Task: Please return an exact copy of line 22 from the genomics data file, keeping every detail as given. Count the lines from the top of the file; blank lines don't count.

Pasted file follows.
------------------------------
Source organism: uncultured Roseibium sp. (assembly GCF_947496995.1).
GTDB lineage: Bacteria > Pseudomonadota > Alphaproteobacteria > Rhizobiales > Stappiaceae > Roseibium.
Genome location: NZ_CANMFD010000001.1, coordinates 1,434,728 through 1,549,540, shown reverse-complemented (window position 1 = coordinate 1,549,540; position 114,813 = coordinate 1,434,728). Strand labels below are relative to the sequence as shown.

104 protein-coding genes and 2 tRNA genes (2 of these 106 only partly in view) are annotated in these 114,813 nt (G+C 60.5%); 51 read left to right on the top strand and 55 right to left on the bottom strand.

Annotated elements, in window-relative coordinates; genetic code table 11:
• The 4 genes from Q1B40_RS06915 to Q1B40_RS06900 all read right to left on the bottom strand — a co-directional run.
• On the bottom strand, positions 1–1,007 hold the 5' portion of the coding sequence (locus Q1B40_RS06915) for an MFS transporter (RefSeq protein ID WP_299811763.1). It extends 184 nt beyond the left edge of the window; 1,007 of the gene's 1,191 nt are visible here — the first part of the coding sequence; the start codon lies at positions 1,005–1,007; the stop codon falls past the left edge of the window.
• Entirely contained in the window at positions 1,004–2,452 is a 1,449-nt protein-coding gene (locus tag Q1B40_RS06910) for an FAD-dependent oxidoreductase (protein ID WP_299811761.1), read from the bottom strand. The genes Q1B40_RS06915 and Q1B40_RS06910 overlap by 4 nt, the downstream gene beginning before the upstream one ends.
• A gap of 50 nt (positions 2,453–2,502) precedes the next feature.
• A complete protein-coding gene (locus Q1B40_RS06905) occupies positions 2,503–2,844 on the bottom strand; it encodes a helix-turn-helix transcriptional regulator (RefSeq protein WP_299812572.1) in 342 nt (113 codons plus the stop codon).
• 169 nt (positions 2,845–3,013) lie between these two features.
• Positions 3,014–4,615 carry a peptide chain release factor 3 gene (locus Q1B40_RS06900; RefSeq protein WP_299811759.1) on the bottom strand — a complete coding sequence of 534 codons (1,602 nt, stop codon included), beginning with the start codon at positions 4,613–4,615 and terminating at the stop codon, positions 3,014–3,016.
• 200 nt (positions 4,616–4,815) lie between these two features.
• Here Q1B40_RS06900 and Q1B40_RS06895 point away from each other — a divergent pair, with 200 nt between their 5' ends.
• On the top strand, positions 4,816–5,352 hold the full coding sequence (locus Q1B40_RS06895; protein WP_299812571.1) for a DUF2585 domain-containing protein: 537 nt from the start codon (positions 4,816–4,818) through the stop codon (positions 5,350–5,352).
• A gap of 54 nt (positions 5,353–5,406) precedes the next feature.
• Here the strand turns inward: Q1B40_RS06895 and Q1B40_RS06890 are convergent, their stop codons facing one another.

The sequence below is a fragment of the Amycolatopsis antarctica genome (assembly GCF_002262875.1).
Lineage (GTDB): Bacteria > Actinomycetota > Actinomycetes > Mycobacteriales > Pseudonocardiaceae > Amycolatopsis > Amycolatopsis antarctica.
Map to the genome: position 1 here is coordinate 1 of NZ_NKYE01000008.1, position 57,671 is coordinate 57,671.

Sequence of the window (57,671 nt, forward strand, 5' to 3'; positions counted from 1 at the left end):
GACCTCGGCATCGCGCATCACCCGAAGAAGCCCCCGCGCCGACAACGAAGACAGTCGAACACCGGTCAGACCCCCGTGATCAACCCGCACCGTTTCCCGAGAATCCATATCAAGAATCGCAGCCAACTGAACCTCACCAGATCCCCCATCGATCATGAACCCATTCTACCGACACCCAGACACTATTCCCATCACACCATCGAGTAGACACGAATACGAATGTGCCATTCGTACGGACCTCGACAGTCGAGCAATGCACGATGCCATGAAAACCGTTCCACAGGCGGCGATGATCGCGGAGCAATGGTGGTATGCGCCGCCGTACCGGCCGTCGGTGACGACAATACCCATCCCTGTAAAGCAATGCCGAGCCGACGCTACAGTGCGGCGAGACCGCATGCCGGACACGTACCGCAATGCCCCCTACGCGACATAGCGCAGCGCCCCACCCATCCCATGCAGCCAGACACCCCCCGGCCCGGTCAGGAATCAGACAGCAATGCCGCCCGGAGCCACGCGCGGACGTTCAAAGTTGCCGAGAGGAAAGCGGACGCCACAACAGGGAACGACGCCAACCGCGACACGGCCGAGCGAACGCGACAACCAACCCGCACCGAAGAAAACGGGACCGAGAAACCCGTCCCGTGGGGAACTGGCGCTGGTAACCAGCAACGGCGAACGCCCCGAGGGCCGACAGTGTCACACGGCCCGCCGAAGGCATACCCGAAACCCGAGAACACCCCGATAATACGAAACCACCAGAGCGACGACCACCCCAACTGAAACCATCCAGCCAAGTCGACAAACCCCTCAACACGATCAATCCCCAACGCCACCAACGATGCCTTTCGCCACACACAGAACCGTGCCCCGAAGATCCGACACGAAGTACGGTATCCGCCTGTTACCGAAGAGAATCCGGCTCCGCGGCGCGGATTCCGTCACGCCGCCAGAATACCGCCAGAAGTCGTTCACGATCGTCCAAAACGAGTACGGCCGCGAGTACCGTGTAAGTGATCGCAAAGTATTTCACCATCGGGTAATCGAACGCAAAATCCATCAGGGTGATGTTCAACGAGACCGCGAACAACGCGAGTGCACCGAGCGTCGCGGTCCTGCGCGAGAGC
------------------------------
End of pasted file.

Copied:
GACCTCGGCATCGCGCATCACCCGAAGAAGCCCCCGCGCCGACAACGAAGACAGTCGAACACCGGTCAGACCCCCGTGATCAACCCGCACCGTTTCCCGAGAATCCATATCAAGAATCGCAGCCAACTGAACCTCACCAGATCCCCCATCGATCATGAACCCATTCTACCGACACCCAGACACTATTCCCATCACACCATCGAGTAGACACGAATACGAATGTGCCATTCGTACGGACCTCGACAGTCGAGCAATGCACGATGCCATGAAAACCGTTCCACAGGCGGCGATGATCGCGGAGCAATGGTGGTATGCGCCGCCGTACCGGCCGTCGGTGACGACAATACCCATCCCTGTAAAGCAATGCCGAGCCGACGCTACAGTGCGGCGAGACCGCATGCCGGACACGTACCGCAATGCCCCCTACGCGACATAGCGCAGCGCCCCACCCATCCCATGCAGCCAGACACCCCCCGGCCCGGTCAGGAATCAGACAGCAATGCCGCCCGGAGCCACGCGCGGACGTTCAAAGTTGCCGAGAGGAAAGCGGACGCCACAACAGGGAACGACGCCAACCGCGACACGGCCGAGCGAACGCGACAACCAACCCGCACCGAAGAAAACGGGACCGAGAAACCCGTCCCGTGGGGAACTGGCGCTGGTAACCAGCAACGGCGAACGCCCCGAGGGCCGACAGTGTCACACGGCCCGCCGAAGGCATACCCGAAACCCGAGAACACCCCGATAATACGAAACCACCAGAGCGACGACCACCCCAACTGAAACCATCCAGCCAAGTCGACAAACCCCTCAACACGATCAATCCCCAACGCCACCAACGATGCCTTTCGCCACACACAGAACCGTGCCCCGAAGATCCGACACGAAGTACGGTATCCGCCTGTTACCGAAGAGAATCCGGCTCCGCGGCGCGGATTCCGTCACGCCGCCAGAATACCGCCAGAAGTCGTTCACGATCGTCCAAAACGAGTACGGCCGCGAGTACCGTGTAAGTGATCGCAAAGTATTTCACCATCGGGTAATCGAACGCAAAATCCATCAGGGTGATGTTCAACGAGACCGCGAACAACGCGAGTGCACCGAGCGTCGCGGTCCTGCGCGAGAGC